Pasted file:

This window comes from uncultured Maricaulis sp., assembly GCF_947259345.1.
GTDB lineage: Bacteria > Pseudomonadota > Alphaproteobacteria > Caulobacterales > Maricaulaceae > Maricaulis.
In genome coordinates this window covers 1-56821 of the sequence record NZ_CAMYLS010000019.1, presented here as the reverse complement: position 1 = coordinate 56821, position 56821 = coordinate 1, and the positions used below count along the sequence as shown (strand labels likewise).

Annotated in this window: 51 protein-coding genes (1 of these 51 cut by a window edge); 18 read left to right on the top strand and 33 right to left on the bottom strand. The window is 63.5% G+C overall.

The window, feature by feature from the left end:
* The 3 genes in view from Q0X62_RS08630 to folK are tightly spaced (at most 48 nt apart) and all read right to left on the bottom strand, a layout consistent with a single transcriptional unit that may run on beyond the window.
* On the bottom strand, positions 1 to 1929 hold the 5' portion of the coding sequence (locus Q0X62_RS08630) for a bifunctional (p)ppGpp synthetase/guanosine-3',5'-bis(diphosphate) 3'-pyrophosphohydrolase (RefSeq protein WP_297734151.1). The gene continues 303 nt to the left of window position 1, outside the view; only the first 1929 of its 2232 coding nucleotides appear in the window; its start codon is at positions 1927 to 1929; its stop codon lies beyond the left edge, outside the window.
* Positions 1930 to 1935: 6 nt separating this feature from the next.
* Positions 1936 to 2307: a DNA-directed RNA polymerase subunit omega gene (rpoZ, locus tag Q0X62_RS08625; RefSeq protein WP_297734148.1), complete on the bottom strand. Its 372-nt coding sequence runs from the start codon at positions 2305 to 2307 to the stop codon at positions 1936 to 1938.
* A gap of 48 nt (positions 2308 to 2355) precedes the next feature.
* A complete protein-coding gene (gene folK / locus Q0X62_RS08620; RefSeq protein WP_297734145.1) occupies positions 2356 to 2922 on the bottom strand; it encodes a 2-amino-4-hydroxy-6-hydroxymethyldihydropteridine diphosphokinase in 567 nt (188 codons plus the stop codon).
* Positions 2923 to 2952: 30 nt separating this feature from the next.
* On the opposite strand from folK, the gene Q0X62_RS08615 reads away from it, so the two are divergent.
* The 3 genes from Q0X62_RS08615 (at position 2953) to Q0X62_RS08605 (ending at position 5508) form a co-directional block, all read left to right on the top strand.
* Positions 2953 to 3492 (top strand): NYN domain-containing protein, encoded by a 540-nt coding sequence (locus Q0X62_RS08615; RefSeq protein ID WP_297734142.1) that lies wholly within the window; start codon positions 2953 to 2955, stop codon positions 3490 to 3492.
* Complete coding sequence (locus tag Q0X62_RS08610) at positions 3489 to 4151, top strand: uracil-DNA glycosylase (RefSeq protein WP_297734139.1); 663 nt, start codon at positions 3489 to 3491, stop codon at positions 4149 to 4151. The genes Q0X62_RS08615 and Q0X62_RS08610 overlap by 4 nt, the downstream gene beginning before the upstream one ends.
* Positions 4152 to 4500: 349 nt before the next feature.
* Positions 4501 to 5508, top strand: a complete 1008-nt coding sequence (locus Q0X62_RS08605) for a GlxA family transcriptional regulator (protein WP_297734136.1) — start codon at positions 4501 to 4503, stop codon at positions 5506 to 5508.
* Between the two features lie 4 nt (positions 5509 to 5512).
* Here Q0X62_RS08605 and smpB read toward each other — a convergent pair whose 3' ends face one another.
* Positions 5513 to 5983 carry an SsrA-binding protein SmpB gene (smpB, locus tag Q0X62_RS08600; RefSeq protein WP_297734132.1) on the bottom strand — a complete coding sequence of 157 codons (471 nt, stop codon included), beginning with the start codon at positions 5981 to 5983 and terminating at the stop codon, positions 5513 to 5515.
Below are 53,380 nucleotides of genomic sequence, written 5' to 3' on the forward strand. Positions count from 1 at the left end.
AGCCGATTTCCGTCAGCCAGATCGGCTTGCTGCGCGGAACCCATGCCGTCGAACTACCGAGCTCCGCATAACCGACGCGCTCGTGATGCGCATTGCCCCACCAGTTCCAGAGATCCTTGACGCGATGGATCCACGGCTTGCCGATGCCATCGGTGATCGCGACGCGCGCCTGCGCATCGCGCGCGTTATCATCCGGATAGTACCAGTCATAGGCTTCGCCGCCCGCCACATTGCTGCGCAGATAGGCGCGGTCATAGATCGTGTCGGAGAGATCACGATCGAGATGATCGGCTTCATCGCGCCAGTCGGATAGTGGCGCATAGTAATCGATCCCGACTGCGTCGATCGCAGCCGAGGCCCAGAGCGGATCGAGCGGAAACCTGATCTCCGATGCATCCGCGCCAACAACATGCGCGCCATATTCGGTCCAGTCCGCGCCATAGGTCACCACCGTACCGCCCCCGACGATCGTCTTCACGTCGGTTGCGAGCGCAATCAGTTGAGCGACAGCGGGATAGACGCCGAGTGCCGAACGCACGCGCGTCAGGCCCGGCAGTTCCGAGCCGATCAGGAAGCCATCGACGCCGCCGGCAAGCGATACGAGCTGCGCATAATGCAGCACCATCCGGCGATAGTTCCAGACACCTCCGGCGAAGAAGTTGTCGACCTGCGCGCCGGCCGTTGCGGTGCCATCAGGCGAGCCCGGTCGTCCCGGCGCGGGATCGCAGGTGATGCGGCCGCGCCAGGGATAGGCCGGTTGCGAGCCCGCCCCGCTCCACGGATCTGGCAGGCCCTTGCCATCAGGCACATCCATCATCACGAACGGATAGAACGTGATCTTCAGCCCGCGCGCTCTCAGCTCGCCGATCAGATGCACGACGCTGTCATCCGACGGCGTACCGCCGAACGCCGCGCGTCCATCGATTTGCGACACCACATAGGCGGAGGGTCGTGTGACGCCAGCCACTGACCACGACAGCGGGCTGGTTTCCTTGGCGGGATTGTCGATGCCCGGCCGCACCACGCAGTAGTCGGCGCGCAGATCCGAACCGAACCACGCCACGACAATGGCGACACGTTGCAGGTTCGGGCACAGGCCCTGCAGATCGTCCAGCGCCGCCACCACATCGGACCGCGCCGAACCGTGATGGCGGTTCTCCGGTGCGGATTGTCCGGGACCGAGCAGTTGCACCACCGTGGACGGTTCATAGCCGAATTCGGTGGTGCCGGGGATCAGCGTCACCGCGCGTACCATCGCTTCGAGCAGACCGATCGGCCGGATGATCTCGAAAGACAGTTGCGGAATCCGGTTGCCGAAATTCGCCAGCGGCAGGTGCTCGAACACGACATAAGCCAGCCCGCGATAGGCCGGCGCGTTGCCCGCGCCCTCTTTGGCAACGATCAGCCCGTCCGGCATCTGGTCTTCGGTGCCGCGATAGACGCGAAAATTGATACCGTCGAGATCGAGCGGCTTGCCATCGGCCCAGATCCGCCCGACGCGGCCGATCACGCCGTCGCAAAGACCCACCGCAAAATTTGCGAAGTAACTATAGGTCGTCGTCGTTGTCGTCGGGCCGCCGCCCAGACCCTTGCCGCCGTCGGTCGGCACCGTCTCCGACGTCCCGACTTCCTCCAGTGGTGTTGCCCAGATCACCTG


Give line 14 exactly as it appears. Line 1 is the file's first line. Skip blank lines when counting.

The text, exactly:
* The 3 genes from Q0X62_RS08615 (at position 2953) to Q0X62_RS08605 (ending at position 5508) form a co-directional block, all read left to right on the top strand.